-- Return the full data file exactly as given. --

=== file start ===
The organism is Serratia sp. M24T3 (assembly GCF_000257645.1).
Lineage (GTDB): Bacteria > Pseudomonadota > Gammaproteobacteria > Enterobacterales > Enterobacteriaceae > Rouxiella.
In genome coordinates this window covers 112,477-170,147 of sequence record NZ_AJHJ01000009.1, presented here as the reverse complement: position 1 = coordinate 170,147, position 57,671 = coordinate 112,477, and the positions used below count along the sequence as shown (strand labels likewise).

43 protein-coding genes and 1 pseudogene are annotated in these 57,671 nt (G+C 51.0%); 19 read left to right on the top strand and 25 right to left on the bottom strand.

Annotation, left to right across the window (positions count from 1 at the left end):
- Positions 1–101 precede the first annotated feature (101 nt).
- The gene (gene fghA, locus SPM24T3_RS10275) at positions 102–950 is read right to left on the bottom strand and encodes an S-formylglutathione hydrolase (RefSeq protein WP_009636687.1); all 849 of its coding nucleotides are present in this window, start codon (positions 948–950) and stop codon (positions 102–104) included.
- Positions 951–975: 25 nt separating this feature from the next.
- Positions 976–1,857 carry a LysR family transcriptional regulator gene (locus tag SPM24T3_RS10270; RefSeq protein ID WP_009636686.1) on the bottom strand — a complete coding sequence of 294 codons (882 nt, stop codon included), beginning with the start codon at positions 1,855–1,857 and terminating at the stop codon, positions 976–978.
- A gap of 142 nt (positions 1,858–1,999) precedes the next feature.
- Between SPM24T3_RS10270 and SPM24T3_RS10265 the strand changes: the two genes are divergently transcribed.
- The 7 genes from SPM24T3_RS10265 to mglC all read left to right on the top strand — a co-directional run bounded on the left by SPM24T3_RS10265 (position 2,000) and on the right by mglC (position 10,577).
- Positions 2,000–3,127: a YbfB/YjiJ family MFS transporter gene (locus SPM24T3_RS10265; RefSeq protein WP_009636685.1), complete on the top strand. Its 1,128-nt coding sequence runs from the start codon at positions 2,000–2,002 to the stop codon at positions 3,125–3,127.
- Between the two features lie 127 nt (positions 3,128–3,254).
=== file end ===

The organism is Serratia sp. M24T3 (assembly GCF_000257645.1).
Lineage (GTDB): Bacteria > Pseudomonadota > Gammaproteobacteria > Enterobacterales > Enterobacteriaceae > Rouxiella.
In genome coordinates this window covers 112,477-170,147 of sequence record NZ_AJHJ01000009.1, presented here as the reverse complement: position 1 = coordinate 170,147, position 57,671 = coordinate 112,477, and the positions used below count along the sequence as shown (strand labels likewise).

43 protein-coding genes and 1 pseudogene are annotated in these 57,671 nt (G+C 51.0%); 19 read left to right on the top strand and 25 right to left on the bottom strand.

Annotation, left to right across the window (positions count from 1 at the left end):
- Positions 1–101 precede the first annotated feature (101 nt).
- The gene (gene fghA, locus SPM24T3_RS10275) at positions 102–950 is read right to left on the bottom strand and encodes an S-formylglutathione hydrolase (RefSeq protein WP_009636687.1); all 849 of its coding nucleotides are present in this window, start codon (positions 948–950) and stop codon (positions 102–104) included.
- Positions 951–975: 25 nt separating this feature from the next.
- Positions 976–1,857 carry a LysR family transcriptional regulator gene (locus tag SPM24T3_RS10270; RefSeq protein ID WP_009636686.1) on the bottom strand — a complete coding sequence of 294 codons (882 nt, stop codon included), beginning with the start codon at positions 1,855–1,857 and terminating at the stop codon, positions 976–978.
- A gap of 142 nt (positions 1,858–1,999) precedes the next feature.
- Between SPM24T3_RS10270 and SPM24T3_RS10265 the strand changes: the two genes are divergently transcribed.
- The 7 genes from SPM24T3_RS10265 to mglC all read left to right on the top strand — a co-directional run bounded on the left by SPM24T3_RS10265 (position 2,000) and on the right by mglC (position 10,577).
- Positions 2,000–3,127: a YbfB/YjiJ family MFS transporter gene (locus SPM24T3_RS10265; RefSeq protein WP_009636685.1), complete on the top strand. Its 1,128-nt coding sequence runs from the start codon at positions 2,000–2,002 to the stop codon at positions 3,125–3,127.
- Between the two features lie 127 nt (positions 3,128–3,254).